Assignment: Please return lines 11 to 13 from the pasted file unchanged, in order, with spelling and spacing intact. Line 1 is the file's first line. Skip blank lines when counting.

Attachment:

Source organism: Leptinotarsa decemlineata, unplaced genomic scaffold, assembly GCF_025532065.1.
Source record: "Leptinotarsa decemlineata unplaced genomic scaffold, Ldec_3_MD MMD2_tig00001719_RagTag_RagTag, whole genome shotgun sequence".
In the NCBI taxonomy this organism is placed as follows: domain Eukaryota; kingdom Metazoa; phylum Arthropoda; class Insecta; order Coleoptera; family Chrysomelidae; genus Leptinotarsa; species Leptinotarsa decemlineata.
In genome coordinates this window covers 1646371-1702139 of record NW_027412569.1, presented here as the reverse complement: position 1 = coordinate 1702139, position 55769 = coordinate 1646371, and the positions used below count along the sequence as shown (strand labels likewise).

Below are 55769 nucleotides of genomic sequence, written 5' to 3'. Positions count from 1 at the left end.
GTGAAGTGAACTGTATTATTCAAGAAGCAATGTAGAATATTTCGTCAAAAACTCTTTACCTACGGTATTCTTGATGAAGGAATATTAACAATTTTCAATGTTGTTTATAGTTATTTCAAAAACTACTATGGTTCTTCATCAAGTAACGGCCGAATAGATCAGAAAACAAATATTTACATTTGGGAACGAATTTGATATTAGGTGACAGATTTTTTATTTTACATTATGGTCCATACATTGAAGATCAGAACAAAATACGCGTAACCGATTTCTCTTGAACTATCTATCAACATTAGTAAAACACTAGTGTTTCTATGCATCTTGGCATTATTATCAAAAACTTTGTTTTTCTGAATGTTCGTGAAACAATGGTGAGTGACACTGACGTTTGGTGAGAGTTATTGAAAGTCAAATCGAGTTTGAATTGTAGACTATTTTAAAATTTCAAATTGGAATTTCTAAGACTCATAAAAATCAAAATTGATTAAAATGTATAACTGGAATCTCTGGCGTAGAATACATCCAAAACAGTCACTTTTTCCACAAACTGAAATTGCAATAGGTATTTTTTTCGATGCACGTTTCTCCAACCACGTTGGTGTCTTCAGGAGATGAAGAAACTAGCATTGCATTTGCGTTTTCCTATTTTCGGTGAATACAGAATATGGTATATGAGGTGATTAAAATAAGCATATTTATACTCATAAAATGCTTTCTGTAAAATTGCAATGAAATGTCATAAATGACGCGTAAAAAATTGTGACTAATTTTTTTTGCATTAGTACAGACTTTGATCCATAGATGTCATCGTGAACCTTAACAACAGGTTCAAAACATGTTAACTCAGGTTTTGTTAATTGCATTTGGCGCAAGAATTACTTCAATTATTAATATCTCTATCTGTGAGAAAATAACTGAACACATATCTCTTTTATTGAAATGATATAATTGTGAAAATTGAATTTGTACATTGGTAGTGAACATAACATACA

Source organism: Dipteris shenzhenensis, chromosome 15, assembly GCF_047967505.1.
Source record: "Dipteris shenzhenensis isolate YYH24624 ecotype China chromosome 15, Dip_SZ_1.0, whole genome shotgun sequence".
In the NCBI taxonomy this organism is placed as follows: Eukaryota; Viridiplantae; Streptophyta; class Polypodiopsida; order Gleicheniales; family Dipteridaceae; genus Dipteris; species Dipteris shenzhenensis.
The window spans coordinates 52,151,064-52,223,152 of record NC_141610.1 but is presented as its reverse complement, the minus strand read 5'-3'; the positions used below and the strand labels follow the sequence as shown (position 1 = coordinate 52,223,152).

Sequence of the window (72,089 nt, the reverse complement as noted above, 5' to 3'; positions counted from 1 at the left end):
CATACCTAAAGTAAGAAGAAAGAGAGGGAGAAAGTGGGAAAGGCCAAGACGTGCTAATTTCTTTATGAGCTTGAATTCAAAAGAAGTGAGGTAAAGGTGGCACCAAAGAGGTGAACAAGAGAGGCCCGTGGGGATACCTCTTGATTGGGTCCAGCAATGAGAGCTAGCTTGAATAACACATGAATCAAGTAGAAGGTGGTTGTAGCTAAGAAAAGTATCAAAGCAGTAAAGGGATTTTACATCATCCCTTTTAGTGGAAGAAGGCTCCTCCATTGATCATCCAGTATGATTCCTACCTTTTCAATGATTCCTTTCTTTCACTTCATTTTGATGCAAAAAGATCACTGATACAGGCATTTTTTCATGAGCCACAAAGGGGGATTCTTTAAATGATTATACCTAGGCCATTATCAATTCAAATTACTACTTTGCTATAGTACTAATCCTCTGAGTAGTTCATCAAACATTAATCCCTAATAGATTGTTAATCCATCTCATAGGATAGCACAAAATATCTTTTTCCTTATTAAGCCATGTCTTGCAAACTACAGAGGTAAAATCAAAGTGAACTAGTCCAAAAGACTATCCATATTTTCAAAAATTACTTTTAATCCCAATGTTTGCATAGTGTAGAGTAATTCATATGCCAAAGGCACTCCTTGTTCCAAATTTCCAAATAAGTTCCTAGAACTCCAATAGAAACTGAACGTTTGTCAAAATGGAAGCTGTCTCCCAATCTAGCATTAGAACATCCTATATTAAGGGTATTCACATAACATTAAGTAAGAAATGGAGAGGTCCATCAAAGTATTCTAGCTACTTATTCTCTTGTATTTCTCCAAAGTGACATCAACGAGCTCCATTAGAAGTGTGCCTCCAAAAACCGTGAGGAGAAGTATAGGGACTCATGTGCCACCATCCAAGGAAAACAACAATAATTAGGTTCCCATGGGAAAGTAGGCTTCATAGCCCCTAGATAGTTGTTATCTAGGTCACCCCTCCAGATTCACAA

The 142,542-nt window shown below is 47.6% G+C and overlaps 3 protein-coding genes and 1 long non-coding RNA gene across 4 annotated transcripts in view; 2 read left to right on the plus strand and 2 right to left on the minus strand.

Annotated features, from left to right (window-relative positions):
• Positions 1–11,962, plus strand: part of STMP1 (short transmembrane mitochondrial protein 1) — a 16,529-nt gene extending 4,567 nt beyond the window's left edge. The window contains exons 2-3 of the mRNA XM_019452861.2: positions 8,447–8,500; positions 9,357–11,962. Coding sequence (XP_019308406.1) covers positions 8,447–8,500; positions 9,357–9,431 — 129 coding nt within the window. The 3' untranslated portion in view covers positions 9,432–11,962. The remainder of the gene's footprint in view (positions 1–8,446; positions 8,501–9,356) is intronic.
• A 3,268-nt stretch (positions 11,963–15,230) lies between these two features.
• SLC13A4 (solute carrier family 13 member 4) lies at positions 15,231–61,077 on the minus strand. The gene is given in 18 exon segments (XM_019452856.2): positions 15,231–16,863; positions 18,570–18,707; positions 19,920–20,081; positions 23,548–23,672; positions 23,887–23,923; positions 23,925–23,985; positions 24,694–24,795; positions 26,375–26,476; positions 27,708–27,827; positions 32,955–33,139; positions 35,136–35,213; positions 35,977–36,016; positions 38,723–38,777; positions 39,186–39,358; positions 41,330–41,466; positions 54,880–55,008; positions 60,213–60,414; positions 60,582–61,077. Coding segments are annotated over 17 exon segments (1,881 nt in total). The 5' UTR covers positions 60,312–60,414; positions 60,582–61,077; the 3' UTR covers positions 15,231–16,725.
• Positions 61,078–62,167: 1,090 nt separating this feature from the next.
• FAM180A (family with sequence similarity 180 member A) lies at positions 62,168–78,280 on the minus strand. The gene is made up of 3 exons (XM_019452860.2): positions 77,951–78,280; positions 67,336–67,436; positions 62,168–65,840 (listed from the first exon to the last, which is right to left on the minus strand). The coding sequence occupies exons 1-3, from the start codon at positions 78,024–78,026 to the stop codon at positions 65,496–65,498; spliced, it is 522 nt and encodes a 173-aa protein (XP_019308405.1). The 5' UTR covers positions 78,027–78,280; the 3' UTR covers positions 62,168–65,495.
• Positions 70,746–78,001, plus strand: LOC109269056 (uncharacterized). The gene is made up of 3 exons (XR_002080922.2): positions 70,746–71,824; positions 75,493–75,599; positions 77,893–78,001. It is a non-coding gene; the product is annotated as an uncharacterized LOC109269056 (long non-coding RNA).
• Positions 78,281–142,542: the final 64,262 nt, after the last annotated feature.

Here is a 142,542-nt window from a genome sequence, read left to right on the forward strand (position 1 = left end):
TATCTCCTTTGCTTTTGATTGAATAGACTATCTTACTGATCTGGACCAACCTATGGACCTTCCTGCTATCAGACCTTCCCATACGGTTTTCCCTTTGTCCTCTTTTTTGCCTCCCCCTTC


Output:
Sequence of the window (72,089 nt, the reverse complement as noted above, 5' to 3'; positions counted from 1 at the left end):
CATACCTAAAGTAAGAAGAAAGAGAGGGAGAAAGTGGGAAAGGCCAAGACGTGCTAATTTCTTTATGAGCTTGAATTCAAAAGAAGTGAGGTAAAGGTGGCACCAAAGAGGTGAACAAGAGAGGCCCGTGGGGATACCTCTTGATTGGGTCCAGCAATGAGAGCTAGCTTGAATAACACATGAATCAAGTAGAAGGTGGTTGTAGCTAAGAAAAGTATCAAAGCAGTAAAGGGATTTTACATCATCCCTTTTAGTGGAAGAAGGCTCCTCCATTGATCATCCAGTATGATTCCTACCTTTTCAATGATTCCTTTCTTTCACTTCATTTTGATGCAAAAAGATCACTGATACAGGCATTTTTTCATGAGCCACAAAGGGGGATTCTTTAAATGATTATACCTAGGCCATTATCAATTCAAATTACTACTTTGCTATAGTACTAATCCTCTGAGTAGTTCATCAAACATTAATCCCTAATAGATTGTTAATCCATCTCATAGGATAGCACAAAATATCTTTTTCCTTATTAAGCCATGTCTTGCAAACTACAGAGGTAAAATCAAAGTGAACTAGTCCAAAAGACTATCCATATTTTCAAAAATTACTTTTAATCCCAATGTTTGCATAGTGTAGAGTAATTCATATGCCAAAGGCACTCCTTGTTCCAAATTTCCAAATAAGTTCCTAGAACTCCAATAGAAACTGAACGTTTGTCAAAATGGAAGCTGTCTCCCAATCTAGCATTAGAACATCCTATATTAAGGGTATTCACATAACATTAAGTAAGAAATGGAGAGGTCCATCAAAGTATTCTAGCTACTTATTCTCTTGTATTTCTCCAAAGTGACATCAACGAGCTCCATTAGAAGTGTGCCTCCAAAAACCGTGAGGAGAAGTATAGGGACTCATGTGCCACCATCCAAGGAAAACAACAATAATTAGGTTCCCATGGGAAAGTAGGCTTCATAGCCCCTAGATAGTTGTTATCTAGGTCACCCCTCCAGATTCACAA

The 142,542-nt window shown below is 47.6% G+C and overlaps 3 protein-coding genes and 1 long non-coding RNA gene across 4 annotated transcripts in view; 2 read left to right on the plus strand and 2 right to left on the minus strand.